It’ll Take More Than a Year For Emery to Fix Arsenal’s Long-Standing Problems

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Unai Emery ( Aleksandr Osipov)

This weekend’s results show that new Arsenal coach Unai Emery has not solved the long-standing problems that developed under Arsene Wenger’s reign. The team looks slick and sharp going forward and has no problem scoring goals, but there are still major problems with the defense. The marking in the 5–1 mauling at Liverpool was awful and it seems that the team still lacks mental toughness. They bounced back with a 4–1 win over Fulham, a team in the relegation zone. But this revealed another problem, Arsenal can win against weak opponents but crumble in the big games. And these are the same problems that occurred under Wenger.

As I mentioned in an earlier column, fingers need to be pointed at the board who allowed the team to decline under Wenger. It seemed the board tolerated Wenger, as long as he made the top four and was earning a profit. But, as I said in a 2012 Bleacher Report column, Wenger’s lack of progress and the board’s lack of investment in the team would eventually cost them money. And this happened, Arsenal is now a second-tier team. The best they can hope for is a cup or winning the Europa League. They are not challenging for the Premier League trophy. Arsenal is simply not in the same category as the likes of Manchester City and Liverpool, which was evident on Saturday.

It’s interesting to note that bitter rivals Manchester United have also declined. The United-Arsenal game used to be seen as a top of the table clash between two heavyweight champions who went toe-to-toe. But now it’s a game between two fading champions who are fighting over scraps.

The board has been punished for not removing Wenger faster and spending on the team. Instead of competing in the Champions Leauge, now Arsenal are battling for the Europa League. According to UEFA.com, clubs who participate in the Champions League get to share from a $2.32 billion pot. Participants in the Europa League get to share from a $579 million pot.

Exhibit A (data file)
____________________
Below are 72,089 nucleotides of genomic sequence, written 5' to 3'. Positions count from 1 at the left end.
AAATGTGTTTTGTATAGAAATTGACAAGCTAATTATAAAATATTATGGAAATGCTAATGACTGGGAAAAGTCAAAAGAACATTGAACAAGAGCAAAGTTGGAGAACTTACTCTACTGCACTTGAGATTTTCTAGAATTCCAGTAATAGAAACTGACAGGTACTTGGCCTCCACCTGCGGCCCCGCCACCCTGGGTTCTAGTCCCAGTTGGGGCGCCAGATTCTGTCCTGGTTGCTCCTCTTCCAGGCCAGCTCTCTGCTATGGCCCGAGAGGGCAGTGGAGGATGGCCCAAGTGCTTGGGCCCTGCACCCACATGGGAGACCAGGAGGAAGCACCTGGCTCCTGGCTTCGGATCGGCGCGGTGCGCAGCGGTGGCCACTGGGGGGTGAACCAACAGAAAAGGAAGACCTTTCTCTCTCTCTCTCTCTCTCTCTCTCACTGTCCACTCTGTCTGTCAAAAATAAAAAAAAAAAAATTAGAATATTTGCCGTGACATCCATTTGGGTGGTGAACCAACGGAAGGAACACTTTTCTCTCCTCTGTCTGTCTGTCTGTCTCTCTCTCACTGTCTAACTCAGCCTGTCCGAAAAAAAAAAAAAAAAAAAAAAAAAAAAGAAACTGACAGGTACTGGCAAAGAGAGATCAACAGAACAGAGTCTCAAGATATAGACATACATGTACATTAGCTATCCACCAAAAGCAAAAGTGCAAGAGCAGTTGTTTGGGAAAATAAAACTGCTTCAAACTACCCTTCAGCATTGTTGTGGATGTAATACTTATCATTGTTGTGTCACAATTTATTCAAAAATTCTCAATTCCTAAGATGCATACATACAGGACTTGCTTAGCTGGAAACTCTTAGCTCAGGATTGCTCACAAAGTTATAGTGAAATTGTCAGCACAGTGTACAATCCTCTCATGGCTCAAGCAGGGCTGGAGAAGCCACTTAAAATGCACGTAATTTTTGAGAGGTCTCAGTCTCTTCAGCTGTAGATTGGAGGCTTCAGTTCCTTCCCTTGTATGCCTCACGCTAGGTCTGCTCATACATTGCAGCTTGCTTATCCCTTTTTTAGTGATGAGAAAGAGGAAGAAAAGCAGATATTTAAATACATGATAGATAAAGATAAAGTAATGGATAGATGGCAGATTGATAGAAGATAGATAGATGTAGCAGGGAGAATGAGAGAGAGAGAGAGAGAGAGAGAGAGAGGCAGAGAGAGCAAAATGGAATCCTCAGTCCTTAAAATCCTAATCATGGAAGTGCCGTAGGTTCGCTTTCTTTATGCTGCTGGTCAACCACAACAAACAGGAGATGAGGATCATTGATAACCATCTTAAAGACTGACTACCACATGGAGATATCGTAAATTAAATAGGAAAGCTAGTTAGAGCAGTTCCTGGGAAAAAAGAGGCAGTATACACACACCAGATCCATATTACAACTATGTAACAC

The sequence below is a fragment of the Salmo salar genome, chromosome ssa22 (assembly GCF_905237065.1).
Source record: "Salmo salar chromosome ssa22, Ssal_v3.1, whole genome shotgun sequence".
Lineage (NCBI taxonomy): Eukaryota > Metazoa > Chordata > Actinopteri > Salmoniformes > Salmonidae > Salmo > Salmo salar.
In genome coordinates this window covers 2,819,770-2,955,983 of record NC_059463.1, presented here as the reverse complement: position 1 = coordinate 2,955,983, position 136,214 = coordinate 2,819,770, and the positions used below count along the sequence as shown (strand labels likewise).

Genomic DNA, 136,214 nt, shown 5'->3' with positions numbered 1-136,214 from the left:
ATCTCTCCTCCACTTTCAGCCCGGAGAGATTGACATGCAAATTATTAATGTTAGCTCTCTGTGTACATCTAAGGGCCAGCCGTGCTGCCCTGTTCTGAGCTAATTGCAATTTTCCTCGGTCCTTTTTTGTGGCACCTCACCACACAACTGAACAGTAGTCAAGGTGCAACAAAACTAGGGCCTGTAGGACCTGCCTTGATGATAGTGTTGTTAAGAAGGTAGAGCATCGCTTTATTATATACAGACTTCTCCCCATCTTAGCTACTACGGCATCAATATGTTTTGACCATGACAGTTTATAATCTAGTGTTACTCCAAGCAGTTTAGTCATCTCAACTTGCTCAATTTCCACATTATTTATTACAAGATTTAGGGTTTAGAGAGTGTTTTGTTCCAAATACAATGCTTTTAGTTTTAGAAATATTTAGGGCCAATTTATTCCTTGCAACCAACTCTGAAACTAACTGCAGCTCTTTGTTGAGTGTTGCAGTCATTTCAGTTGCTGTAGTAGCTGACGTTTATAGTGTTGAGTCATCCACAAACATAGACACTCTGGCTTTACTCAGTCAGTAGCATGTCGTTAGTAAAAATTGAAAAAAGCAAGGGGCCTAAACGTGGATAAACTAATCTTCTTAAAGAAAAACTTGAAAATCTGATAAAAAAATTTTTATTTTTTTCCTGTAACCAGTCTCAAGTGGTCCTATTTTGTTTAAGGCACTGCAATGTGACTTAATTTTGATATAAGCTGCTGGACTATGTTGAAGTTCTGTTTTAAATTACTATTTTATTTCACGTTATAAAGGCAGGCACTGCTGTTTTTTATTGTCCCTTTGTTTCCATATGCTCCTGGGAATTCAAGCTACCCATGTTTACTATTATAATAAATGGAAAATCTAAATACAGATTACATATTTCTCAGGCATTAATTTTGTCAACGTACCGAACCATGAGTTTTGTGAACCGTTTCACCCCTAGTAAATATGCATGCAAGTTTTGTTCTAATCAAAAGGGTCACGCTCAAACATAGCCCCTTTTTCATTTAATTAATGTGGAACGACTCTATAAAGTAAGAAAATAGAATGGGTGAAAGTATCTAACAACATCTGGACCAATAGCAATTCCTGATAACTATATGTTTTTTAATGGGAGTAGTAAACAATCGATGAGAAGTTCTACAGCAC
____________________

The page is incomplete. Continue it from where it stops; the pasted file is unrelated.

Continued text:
As I said before, the state of Arsenal comes down to poor management. A good executive fixes a problem quickly and doesn’t let it fester. Small problems turn into bigger problems. When it became obvious that Wenger simply didn’t have it anymore, which was evident after he oversaw several heavy defeats, he should have been given a golden handshake and moved on. Another interesting fact is Arsenal’s decline coincides with the arrival of American Stan Kroenke, who first invested in the club in 2007. Last year, Kroenke bought controlling shares in the team. According to the Telegraph, the Arsenal Supporters’ Trust described this as a “very sad day for Arsenal Football Club.”

Wenger was coddled and tolerated, allowing the problems to fester and get even worse. Now, Arsenal has fallen behind the top-tier teams and is struggling to play catch up. Emery has made progress, but it’s clear he has to gut and rebuild the team. The Gunners’ problems didn’t happen overnight and it’s going to take a long time to fix them.

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Manny Otiko writes about race, politics and sports. He has been published in Salon and LA Weekly. Follow him on Twitter @mannyotiko.

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